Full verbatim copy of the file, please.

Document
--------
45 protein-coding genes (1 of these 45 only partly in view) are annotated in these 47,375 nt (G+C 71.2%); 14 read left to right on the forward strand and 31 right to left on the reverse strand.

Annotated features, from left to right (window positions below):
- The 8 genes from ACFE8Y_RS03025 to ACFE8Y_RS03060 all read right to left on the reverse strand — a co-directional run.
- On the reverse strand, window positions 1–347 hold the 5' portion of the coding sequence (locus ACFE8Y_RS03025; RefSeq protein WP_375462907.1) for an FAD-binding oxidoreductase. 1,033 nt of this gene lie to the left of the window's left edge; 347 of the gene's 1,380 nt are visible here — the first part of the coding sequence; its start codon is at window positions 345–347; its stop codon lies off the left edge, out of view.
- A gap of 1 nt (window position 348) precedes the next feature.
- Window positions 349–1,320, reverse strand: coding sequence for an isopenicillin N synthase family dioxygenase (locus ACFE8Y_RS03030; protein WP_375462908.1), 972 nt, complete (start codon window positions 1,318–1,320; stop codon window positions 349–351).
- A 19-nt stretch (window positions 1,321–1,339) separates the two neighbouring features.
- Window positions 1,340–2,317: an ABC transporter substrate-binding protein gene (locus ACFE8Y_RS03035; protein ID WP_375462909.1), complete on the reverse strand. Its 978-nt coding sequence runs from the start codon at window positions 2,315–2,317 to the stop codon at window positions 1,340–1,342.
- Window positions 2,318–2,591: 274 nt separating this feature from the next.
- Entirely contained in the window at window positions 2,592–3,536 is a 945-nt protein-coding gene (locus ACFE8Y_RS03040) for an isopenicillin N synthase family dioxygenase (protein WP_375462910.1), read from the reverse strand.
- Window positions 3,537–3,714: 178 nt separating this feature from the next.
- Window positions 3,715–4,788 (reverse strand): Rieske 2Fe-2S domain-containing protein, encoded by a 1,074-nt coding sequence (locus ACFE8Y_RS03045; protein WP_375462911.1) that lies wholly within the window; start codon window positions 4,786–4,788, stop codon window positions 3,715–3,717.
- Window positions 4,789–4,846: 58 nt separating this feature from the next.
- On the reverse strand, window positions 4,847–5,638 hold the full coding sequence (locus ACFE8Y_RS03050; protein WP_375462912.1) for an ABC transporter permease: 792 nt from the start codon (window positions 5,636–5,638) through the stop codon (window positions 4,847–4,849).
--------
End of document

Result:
45 protein-coding genes (1 of these 45 only partly in view) are annotated in these 47,375 nt (G+C 71.2%); 14 read left to right on the forward strand and 31 right to left on the reverse strand.

Annotated features, from left to right (window positions below):
- The 8 genes from ACFE8Y_RS03025 to ACFE8Y_RS03060 all read right to left on the reverse strand — a co-directional run.
- On the reverse strand, window positions 1–347 hold the 5' portion of the coding sequence (locus ACFE8Y_RS03025; RefSeq protein WP_375462907.1) for an FAD-binding oxidoreductase. 1,033 nt of this gene lie to the left of the window's left edge; 347 of the gene's 1,380 nt are visible here — the first part of the coding sequence; its start codon is at window positions 345–347; its stop codon lies off the left edge, out of view.
- A gap of 1 nt (window position 348) precedes the next feature.
- Window positions 349–1,320, reverse strand: coding sequence for an isopenicillin N synthase family dioxygenase (locus ACFE8Y_RS03030; protein WP_375462908.1), 972 nt, complete (start codon window positions 1,318–1,320; stop codon window positions 349–351).
- A 19-nt stretch (window positions 1,321–1,339) separates the two neighbouring features.
- Window positions 1,340–2,317: an ABC transporter substrate-binding protein gene (locus ACFE8Y_RS03035; protein ID WP_375462909.1), complete on the reverse strand. Its 978-nt coding sequence runs from the start codon at window positions 2,315–2,317 to the stop codon at window positions 1,340–1,342.
- Window positions 2,318–2,591: 274 nt separating this feature from the next.
- Entirely contained in the window at window positions 2,592–3,536 is a 945-nt protein-coding gene (locus ACFE8Y_RS03040) for an isopenicillin N synthase family dioxygenase (protein WP_375462910.1), read from the reverse strand.
- Window positions 3,537–3,714: 178 nt separating this feature from the next.
- Window positions 3,715–4,788 (reverse strand): Rieske 2Fe-2S domain-containing protein, encoded by a 1,074-nt coding sequence (locus ACFE8Y_RS03045; protein WP_375462911.1) that lies wholly within the window; start codon window positions 4,786–4,788, stop codon window positions 3,715–3,717.
- Window positions 4,789–4,846: 58 nt separating this feature from the next.
- On the reverse strand, window positions 4,847–5,638 hold the full coding sequence (locus ACFE8Y_RS03050; protein WP_375462912.1) for an ABC transporter permease: 792 nt from the start codon (window positions 5,636–5,638) through the stop codon (window positions 4,847–4,849).